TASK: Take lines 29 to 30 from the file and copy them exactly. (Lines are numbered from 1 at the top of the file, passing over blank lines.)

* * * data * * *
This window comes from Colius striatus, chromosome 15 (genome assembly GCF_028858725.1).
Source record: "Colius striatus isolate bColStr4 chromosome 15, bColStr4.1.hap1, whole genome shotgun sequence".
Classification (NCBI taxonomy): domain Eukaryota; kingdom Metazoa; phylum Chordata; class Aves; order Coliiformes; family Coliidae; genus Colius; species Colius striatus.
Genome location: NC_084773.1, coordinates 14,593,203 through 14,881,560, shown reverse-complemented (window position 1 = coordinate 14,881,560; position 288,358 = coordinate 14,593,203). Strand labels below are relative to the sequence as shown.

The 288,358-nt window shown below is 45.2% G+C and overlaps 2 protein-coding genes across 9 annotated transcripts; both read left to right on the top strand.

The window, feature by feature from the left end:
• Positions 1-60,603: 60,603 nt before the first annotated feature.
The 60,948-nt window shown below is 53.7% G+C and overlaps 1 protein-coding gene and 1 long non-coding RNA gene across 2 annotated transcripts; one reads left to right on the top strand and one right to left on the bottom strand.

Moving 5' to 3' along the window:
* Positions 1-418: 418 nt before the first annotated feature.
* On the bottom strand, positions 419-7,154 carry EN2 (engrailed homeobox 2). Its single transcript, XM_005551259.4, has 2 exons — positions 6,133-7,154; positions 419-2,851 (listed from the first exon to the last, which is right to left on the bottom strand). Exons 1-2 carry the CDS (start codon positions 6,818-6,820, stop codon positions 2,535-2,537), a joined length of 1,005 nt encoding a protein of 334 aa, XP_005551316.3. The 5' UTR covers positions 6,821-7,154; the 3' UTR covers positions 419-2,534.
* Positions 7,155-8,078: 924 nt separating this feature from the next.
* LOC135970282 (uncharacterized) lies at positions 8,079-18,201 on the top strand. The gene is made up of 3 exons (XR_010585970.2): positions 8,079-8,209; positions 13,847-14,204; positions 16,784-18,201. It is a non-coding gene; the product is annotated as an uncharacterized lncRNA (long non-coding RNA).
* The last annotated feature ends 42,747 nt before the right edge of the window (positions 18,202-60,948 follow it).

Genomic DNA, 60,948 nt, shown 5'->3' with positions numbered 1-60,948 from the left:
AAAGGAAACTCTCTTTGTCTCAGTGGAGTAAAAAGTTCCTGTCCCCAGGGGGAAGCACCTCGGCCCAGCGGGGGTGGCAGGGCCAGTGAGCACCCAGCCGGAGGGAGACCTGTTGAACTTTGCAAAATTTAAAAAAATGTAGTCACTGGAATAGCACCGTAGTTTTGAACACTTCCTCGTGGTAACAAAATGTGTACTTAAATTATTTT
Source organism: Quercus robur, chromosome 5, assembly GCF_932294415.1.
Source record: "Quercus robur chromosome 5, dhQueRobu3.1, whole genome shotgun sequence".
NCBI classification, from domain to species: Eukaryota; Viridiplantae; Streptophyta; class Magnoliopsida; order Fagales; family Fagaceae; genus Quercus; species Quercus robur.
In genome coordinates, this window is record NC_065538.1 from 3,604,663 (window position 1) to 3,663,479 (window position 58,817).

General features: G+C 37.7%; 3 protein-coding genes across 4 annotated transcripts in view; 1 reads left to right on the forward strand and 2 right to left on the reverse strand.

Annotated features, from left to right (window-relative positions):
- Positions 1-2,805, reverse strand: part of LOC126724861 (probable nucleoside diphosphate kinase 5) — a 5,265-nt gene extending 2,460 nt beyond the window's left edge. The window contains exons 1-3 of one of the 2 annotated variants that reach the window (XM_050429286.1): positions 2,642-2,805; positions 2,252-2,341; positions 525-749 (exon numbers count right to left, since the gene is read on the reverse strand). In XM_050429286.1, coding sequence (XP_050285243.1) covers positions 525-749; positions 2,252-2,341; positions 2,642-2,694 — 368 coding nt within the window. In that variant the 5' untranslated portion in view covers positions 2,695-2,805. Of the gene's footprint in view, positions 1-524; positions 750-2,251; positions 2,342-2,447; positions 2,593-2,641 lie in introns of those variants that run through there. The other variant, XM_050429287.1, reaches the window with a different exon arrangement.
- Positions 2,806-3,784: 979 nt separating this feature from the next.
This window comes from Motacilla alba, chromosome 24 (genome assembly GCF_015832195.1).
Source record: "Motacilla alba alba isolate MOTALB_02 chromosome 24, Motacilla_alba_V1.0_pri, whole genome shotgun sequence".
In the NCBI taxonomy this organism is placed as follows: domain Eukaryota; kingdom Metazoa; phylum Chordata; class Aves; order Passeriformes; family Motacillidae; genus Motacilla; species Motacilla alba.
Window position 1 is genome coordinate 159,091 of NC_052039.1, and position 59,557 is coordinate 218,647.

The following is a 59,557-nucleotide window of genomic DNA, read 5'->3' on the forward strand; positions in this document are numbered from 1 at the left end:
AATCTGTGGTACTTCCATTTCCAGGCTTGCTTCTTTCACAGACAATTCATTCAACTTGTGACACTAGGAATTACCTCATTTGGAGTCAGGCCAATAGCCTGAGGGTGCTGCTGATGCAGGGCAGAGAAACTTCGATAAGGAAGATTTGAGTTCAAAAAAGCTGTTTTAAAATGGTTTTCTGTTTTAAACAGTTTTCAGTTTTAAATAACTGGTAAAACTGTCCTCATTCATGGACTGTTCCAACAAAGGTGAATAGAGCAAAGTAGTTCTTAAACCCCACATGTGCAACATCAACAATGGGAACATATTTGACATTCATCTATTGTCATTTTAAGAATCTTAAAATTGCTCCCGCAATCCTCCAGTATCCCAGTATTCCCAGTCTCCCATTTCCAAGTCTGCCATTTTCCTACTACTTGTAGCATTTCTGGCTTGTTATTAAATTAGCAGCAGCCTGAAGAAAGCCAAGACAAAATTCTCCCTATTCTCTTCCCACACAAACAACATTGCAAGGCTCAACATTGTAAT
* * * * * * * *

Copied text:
The following is a 59,557-nucleotide window of genomic DNA, read 5'->3' on the forward strand; positions in this document are numbered from 1 at the left end:
AATCTGTGGTACTTCCATTTCCAGGCTTGCTTCTTTCACAGACAATTCATTCAACTTGTGACACTAGGAATTACCTCATTTGGAGTCAGGCCAATAGCCTGAGGGTGCTGCTGATGCAGGGCAGAGAAACTTCGATAAGGAAGATTTGAGTTCAAAAAAGCTGTTTTAAAATGGTTTTCTGTTTTAAACAGTTTTCAGTTTTAAATAACTGGTAAAACTGTCCTCATTCATGGACTGTTCCAACAAAGGTGAATAGAGCAAAGTAGTTCTTAAACCCCACATGTGCAACATCAACAATGGGAACATATTTGACATTCATCTATTGTCATTTTAAGAATCTTAAAATTGCTCCCGCAATCCTCCAGTATCCCAGTATTCCCAGTCTCCCATTTCCAAGTCTGCCATTTTCCTACTACTTGTAGCATTTCTGGCTTGTTATTAAATTAGCAGCAGCCTGAAGAAAGCCAAGACAAAATTCTCCCTATTCTCTTCCCACACAAACAACATTGCAAGGCTCAACATTGTAAT